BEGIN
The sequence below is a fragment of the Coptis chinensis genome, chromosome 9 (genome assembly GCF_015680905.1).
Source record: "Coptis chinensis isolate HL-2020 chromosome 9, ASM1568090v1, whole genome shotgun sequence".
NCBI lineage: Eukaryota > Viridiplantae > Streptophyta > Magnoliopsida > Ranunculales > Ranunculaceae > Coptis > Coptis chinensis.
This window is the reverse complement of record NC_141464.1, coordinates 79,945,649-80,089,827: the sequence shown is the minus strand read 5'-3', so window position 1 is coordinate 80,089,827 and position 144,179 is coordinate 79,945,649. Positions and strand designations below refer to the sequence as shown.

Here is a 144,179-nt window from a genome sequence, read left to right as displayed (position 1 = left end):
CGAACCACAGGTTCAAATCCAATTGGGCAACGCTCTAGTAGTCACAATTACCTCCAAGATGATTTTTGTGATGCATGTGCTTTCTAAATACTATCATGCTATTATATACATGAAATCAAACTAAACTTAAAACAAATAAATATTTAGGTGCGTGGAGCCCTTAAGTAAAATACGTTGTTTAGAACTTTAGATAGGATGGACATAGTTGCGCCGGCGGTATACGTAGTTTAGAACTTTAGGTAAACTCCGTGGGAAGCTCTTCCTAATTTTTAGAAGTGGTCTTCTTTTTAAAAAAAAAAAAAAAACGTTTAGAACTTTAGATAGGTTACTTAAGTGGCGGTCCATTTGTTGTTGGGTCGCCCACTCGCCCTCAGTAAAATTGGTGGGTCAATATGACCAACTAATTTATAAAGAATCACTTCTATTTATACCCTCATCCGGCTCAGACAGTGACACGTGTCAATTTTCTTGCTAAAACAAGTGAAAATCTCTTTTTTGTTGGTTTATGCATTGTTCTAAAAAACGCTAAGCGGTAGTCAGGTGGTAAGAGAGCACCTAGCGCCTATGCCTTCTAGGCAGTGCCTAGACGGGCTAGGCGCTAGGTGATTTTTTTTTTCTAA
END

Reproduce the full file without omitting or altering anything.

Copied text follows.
The sequence below is a fragment of the Coptis chinensis genome, chromosome 9 (genome assembly GCF_015680905.1).
Source record: "Coptis chinensis isolate HL-2020 chromosome 9, ASM1568090v1, whole genome shotgun sequence".
NCBI lineage: Eukaryota > Viridiplantae > Streptophyta > Magnoliopsida > Ranunculales > Ranunculaceae > Coptis > Coptis chinensis.
This window is the reverse complement of record NC_141464.1, coordinates 79,945,649-80,089,827: the sequence shown is the minus strand read 5'-3', so window position 1 is coordinate 80,089,827 and position 144,179 is coordinate 79,945,649. Positions and strand designations below refer to the sequence as shown.

Here is a 144,179-nt window from a genome sequence, read left to right as displayed (position 1 = left end):
CGAACCACAGGTTCAAATCCAATTGGGCAACGCTCTAGTAGTCACAATTACCTCCAAGATGATTTTTGTGATGCATGTGCTTTCTAAATACTATCATGCTATTATATACATGAAATCAAACTAAACTTAAAACAAATAAATATTTAGGTGCGTGGAGCCCTTAAGTAAAATACGTTGTTTAGAACTTTAGATAGGATGGACATAGTTGCGCCGGCGGTATACGTAGTTTAGAACTTTAGGTAAACTCCGTGGGAAGCTCTTCCTAATTTTTAGAAGTGGTCTTCTTTTTAAAAAAAAAAAAAAAACGTTTAGAACTTTAGATAGGTTACTTAAGTGGCGGTCCATTTGTTGTTGGGTCGCCCACTCGCCCTCAGTAAAATTGGTGGGTCAATATGACCAACTAATTTATAAAGAATCACTTCTATTTATACCCTCATCCGGCTCAGACAGTGACACGTGTCAATTTTCTTGCTAAAACAAGTGAAAATCTCTTTTTTGTTGGTTTATGCATTGTTCTAAAAAACGCTAAGCGGTAGTCAGGTGGTAAGAGAGCACCTAGCGCCTATGCCTTCTAGGCAGTGCCTAGACGGGCTAGGCGCTAGGTGATTTTTTTTTTCTAA